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The Guardian

Why You Should Root for the World Cup Protesters

Fifa is more like a mob outfit than a soccer federation. Demand reform while you're hoping for your team to win

With public support of the sport falling flat, Fifa has insisted on spending $14bn – and counting – on the World Cup, even at the expense of crucial social programs. (Photograph: Joe Raedle / Getty)

The World Cup launches in Brazil on Thursday, but there's no need to wait for dramatic action – the festival of dissent has already begun.

In the past week alone, activists from the Homeless Workers Movement marched on the São Paulo stadium where host Brazil will square off against Croatia in the tournament's opening match. In Brasilia, indigenous dissidents clashed with tear-gas-happy riot police. The hacktivist group Anonymous vowed to level cyber-attacks against World Cup corporate sponsors. Public transport workers in São Paulo leveraged their Cup-induced advantage, carrying out a strike that gridlocked the city before suspending it on Monday night.

These telegenic interventions deserve our genuine attention, but long-distance solidarity only goes so far. For the millions of us watching the World Cup – and the attendant protests – from afar, it's time to focus our attention on the plutocratic puppet-master behind the entire process: Fifa.


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The world's governing body for soccer inhabits the land of caviar and stretch limousines. Fifa is the 1% of the global 1%, the apple of Thomas Piketty's ire. And for a non-profit organization, it sure is a profitable one: the Zurich-based group stands to rake in $4.5bn from this World Cup alone, far above its initial expectations. Its modus operandi is to helicopter into a country, enjoy tax-exempt status, wrack up revenue from corporate sponsors and broadcasters, then take off to the next destination.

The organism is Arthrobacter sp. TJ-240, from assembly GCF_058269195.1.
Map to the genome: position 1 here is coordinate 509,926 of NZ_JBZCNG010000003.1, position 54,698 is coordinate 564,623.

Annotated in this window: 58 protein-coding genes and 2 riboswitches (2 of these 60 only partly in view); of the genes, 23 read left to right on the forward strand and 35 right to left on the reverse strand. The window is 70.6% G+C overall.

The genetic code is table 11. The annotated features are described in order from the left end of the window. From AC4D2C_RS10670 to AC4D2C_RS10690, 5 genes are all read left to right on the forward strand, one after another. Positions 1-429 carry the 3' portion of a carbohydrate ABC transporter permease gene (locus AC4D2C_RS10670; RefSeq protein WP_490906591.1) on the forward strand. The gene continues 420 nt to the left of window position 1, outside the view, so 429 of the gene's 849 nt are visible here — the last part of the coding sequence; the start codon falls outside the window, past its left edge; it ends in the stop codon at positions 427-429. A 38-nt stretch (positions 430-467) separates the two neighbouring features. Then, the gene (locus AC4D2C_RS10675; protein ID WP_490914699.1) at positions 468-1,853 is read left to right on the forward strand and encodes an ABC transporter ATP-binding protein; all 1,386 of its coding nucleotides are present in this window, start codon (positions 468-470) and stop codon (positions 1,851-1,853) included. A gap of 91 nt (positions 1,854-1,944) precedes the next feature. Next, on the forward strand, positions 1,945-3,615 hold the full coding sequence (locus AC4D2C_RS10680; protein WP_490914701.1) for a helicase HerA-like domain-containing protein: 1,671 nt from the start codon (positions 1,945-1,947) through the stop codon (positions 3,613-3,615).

And with Brazil preparing to host the 2016 Olympic Games, we can't let Fifa set an example for sports extravaganzas turned into loathsome economic and social disasters. If we can force reform inside one powerful body this month, perhaps we'll stop rigging our international celebrations as lopsided parties for the rich at the expense of everyone else.

Read the full article at The Guardian.

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Jules Boykoff

Jules Boykoff teaches political science at Pacific University in Forest Grove, Oregon. He is the author of "The Suppression of Dissent: How the State and Mass Media Squelch US American Social Movements" (Routledge, 2006), and "Beyond Bullets: The Suppression of Dissent in the United States" (AK Press, 2007). Boykoff is a former professional soccer player who represented the US Olympic Team in international competition.

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